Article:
In the following days we did exercises exploring these themes and images.

The performance showcase was an attempt to piece together the images and characters we collectively found and created during the workshop — using shadowplay and paint to create fireworks, the human sofa, playing together as weird creatures that act like siblings, the pillow man, etc.


Process: Exploration

The key element of the creation workshop was to explore and play. I appreciate that some exercises didn’t work. One example would be this whole afternoon of exploring Japanese garments (kimonos, yukatas, and hakamas) as objects (please let me know if I’m using the terms wrong, I did a bit of research and I seem to recall that these were the garments we used 😃).

Gill and Rob were joking that the exercise was a failure haha. In the end we abandoned using the kimonos, yukatas, and hakamans for the show. In a way, though, it wasn’t a failure because we still learned a lot in that exercise. It pushed our imagination, stamina, and control as we moved the kimonos together for a looooong time. We also learned a lot about our cultures as the Japanese actors expressed how their different attitudes towards the value of the garments really informed the way they moved and reacted to the fabric. I, too, felt guilty at the end, knowing that during the exercise, as a foreigner, I embraced the fact that the garments did not have any particular weight or meaning to me, so I didn’t really respect them as objects.

Anyway, it was valuable to see Gill and Rob really allow time for exploring and failing, even though we only had very limited time before the showcase. The point was to test if something works or not and the performance was not calculated beforehand.

We know that the process, the prompts, and the exercises themselves were planned and carefully thought through by the director and the playwright, but there was a lot of space for collaborative creation between all the artists.

Gill and Rob also did a good job in creating the structure of the showcase. They were the ones who were looking at the performance on a macro level, which allowed the actors to explore on a micro level. As actors, we knew that we were in safe hands and that all the exploration that we were doing was going to be structured later on by Gill and Rob.


In the end, Gill and Rob decided that the showcase should be improvised but with determined plot points/scenes. The intention was to share interesting images and moments that we found during the workshop.

We were well aware that it didn’t have a clear narrative yet, and it was more impressionistic and image-based. Perhaps, it wasn’t even a performance yet, but a showcase of the workshop and a peek into how the group worked together to create something out of nothing in two weeks, and shows our potential of creating a unique performance if given a chance to work together again.

It was a really creative and refreshing experience for me. After years of devising performances, I was glad to become part of another way of working and creating a piece. It opened my mind to other possibilities of collaborative processes.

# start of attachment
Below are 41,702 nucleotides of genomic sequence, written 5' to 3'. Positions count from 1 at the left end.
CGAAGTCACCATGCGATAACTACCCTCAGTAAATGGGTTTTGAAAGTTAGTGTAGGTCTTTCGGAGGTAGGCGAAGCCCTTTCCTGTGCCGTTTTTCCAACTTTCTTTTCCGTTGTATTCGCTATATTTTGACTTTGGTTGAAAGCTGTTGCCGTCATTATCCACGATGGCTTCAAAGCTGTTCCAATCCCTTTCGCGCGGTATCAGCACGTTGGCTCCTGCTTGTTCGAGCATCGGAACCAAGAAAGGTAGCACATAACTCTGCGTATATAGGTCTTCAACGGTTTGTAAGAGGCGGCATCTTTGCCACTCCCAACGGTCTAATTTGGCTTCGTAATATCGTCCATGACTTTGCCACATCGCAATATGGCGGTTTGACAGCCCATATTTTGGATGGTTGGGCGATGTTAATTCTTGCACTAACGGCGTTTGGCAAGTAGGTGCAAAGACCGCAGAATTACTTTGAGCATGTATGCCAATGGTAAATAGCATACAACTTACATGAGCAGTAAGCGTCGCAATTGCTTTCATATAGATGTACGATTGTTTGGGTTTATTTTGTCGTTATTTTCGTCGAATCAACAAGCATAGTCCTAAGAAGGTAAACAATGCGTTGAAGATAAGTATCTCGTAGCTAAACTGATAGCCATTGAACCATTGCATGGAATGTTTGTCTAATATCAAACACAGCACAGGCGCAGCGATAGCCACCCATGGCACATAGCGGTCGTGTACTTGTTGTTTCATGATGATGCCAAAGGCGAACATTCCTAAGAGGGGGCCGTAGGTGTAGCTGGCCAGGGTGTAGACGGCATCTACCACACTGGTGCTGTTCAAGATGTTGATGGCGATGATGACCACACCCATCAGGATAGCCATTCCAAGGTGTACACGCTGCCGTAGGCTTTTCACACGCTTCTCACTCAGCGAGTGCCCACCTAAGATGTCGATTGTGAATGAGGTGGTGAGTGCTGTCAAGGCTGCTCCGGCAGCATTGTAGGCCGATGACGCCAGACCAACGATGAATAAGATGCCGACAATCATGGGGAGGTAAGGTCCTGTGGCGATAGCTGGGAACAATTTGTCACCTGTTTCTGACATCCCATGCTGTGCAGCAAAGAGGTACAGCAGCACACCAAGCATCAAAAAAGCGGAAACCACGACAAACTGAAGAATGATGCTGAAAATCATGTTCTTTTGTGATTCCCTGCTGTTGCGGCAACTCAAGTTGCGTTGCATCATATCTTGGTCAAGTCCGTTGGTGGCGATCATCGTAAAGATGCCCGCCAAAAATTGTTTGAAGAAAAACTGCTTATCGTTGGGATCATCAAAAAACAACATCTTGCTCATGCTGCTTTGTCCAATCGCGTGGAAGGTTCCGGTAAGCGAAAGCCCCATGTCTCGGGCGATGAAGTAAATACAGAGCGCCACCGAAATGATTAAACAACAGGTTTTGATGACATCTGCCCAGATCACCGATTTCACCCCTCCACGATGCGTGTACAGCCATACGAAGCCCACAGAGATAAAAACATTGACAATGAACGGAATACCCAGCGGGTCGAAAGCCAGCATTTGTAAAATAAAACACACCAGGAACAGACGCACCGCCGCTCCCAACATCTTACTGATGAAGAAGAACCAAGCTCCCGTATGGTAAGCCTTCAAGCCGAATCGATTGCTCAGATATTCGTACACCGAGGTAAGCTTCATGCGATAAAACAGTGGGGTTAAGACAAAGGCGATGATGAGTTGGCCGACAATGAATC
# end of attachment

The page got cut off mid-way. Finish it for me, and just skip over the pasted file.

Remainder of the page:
The workshop and the performance showcase we did kind of had a primal element to it. We did feel like children, but of course we are still burdened by our histories as adults so we were also tapping into our own fears as we created these autobiographical images and stories. However, I feel that if we move the process forward we will eventually be able to distill the work and arrive at primal emotions and key ideas that specifically speak to the experience of children.

(Check out a review of the showcase here: Playing with Language and Music by Caleb Lee)

Notes on International Collaboration

This has already been a really long post but I still probably have more to say, only because I’ve learned so much. Perhaps a key learning I could articulate now is how using images and movement was particularly effective in an international collaboration.

The most important moments in the workshop were not anchored by words but by drawings on paper and the moving body in space. This lessened the burden of translation because we had other ways of communicating with each other. Due to the painful colonial history of my country, I speak English very well, but the ‘conversations’ I remember most from the workshop and showcase were all unspoken—the brightest orange on a huge piece of paper, a mother’s long embrace, the shadow of a baby tiger seeing light for the first time, sitting together as human sofas, silently guiding each other with our eyes, throwing paint as fireworks, and a lot of silly dancing.

To me, this serves as a provocation as we create a “Non-Verbal Performance for Younger Audiences that can be performed anywhere in world." Through the workshop, I have personally experienced the power of communicating beyond words and language. The next question is how to translate it into a powerful performance for younger audiences.

Go to Part 3